My first bit of advice (which I also shared on the blog) is that when we see this happening we should skip the hand-wringing and take action. Why not pull together a dozen librarian e-learning types and bullet-vote for one tool, such as SFX? There’s room for more input, and the more folks they hear from the more likely they are to include their voices. Note also that many of the “experts” don’t really work hands-on with e-learning. It’s a very slack rope, and they seem open to input.
But it’s also hard to market something as amorphous as “library resources.” After all, nobody listed “personal computing resources” or “Web resources” — the contributors listed specific tools, such as PowerPoint and FireFox. So rather than say “We librarians are bad at marketing” (true enough as that is), stand back and observe that as a profession we don’t have that many tools we can specifically, clearly market to people.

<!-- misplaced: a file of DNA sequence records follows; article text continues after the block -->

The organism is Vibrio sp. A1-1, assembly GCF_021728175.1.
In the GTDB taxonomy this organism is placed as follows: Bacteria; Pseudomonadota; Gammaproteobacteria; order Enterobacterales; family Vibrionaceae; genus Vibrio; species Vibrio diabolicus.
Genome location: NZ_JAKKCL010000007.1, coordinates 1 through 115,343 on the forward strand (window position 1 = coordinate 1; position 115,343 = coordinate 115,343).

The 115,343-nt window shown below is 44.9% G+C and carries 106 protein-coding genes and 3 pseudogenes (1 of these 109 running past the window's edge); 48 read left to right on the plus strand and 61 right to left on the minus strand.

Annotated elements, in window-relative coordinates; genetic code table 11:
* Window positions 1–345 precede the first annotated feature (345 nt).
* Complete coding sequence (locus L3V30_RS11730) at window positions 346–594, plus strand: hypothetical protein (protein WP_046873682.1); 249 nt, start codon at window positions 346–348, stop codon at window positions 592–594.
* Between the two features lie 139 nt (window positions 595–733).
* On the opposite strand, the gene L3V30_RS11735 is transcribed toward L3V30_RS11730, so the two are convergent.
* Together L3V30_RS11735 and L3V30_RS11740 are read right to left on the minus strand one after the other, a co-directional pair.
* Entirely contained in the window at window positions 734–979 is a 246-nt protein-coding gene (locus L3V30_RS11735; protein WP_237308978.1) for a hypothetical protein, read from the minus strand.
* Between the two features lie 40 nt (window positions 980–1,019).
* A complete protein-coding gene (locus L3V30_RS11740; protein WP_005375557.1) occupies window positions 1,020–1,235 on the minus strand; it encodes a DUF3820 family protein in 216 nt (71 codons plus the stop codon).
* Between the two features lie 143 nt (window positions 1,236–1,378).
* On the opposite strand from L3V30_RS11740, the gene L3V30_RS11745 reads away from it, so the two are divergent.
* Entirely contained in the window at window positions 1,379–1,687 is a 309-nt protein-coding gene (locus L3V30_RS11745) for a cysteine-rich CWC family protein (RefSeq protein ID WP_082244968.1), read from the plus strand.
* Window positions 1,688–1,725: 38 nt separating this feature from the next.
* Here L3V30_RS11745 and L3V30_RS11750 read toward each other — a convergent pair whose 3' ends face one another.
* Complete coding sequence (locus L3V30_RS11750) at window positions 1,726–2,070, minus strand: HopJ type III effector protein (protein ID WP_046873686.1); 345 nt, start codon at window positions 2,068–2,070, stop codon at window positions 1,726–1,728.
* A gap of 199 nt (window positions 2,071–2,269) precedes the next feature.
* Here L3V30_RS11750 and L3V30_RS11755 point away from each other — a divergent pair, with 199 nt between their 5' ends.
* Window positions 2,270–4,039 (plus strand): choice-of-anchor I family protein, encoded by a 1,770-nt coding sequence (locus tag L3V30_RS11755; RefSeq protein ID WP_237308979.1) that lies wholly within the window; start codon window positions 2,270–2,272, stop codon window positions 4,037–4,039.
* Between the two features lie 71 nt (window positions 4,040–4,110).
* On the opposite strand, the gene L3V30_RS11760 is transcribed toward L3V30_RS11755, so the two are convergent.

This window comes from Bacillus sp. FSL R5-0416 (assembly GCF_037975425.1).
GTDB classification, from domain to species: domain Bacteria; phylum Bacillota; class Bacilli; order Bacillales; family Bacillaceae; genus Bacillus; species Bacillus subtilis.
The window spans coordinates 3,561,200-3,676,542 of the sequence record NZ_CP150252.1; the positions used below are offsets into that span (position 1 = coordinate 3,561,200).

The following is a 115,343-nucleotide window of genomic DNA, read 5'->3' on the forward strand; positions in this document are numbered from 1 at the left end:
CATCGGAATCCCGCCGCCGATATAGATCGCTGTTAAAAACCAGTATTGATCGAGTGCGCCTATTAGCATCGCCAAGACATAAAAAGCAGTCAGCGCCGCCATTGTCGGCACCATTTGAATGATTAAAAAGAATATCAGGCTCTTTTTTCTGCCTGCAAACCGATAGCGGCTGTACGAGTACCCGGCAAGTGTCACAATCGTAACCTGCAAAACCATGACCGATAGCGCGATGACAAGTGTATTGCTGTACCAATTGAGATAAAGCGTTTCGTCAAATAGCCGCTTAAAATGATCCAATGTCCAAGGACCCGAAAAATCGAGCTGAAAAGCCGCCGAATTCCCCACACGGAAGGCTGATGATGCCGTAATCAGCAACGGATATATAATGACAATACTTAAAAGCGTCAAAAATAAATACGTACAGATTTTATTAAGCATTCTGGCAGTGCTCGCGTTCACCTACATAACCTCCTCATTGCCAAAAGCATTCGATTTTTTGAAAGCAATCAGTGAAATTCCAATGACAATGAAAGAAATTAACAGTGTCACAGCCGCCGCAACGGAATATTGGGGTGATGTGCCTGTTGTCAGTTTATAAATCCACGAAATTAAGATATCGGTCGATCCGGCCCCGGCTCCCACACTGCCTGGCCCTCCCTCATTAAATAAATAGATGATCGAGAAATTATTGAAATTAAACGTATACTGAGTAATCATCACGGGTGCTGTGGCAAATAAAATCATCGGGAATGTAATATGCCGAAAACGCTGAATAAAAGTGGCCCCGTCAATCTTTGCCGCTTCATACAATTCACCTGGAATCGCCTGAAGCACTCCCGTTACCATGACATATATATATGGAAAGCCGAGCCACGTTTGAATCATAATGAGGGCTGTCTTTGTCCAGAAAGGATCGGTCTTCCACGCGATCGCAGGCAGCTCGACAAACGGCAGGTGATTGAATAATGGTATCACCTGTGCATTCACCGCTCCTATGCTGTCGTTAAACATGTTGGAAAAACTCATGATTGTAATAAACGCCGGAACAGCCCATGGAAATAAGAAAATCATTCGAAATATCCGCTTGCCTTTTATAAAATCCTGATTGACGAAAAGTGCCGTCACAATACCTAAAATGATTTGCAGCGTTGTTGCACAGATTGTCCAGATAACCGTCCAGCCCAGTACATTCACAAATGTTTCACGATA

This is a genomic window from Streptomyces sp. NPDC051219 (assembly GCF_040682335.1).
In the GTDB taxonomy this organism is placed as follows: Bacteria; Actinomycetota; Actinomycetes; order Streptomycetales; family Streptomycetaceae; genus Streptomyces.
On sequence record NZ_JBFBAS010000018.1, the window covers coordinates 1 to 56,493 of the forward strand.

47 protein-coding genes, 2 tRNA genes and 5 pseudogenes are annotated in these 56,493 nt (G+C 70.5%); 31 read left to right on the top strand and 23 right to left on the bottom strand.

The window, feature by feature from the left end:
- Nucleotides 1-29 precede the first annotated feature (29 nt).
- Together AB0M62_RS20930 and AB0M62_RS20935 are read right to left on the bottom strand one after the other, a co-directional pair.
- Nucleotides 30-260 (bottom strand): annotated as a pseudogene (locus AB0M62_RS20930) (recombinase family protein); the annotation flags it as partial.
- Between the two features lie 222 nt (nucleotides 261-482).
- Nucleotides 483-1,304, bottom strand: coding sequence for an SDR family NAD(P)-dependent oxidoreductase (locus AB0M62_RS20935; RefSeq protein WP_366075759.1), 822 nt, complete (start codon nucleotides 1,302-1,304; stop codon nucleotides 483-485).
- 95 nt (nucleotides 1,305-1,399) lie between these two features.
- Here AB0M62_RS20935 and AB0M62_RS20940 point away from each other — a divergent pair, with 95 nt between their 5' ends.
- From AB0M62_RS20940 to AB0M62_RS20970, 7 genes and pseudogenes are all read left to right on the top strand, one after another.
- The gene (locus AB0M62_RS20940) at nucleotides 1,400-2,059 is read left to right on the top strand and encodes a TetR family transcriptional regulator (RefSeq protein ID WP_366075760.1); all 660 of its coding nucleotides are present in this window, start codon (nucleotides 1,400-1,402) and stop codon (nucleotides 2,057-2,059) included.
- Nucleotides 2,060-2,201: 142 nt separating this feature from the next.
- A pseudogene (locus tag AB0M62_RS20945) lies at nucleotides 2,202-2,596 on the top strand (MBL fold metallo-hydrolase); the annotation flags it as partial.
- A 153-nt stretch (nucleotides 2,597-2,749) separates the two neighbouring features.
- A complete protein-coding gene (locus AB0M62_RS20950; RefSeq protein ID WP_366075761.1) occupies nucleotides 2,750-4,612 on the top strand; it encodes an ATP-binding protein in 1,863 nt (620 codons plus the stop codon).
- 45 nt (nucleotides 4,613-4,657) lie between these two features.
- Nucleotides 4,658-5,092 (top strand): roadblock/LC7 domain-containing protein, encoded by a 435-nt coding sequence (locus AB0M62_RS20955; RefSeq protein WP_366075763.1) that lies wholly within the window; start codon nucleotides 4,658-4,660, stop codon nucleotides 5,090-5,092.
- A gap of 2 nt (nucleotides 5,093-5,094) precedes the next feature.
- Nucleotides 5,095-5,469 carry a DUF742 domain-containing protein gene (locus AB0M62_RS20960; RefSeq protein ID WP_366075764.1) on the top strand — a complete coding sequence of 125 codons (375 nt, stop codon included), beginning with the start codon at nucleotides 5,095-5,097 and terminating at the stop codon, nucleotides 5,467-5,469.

When it comes to “library resources” (a word that rolls around my mouth as uncomfortably as a half-off cherry), exactly what can we peddle? WorldCat — an incomplete, socially backward, stiff-looking sort-of-universal catalog? SFX, which is really one company’s flavor of link resolvers? (If we called them text-retrievers, maybe they’d be easier to sell..?) “Catalogs?” Don’t think so. Not databases, either; that forces us to leap from the over-broad (databases) to the overly-specific and library-conditional (ProQuest Literature Online) … nope, nope, nope.
People want to solve for X, whether it gives them FireFox, a Mini-Cooper, or a Krispy Kreme donut. What is our X?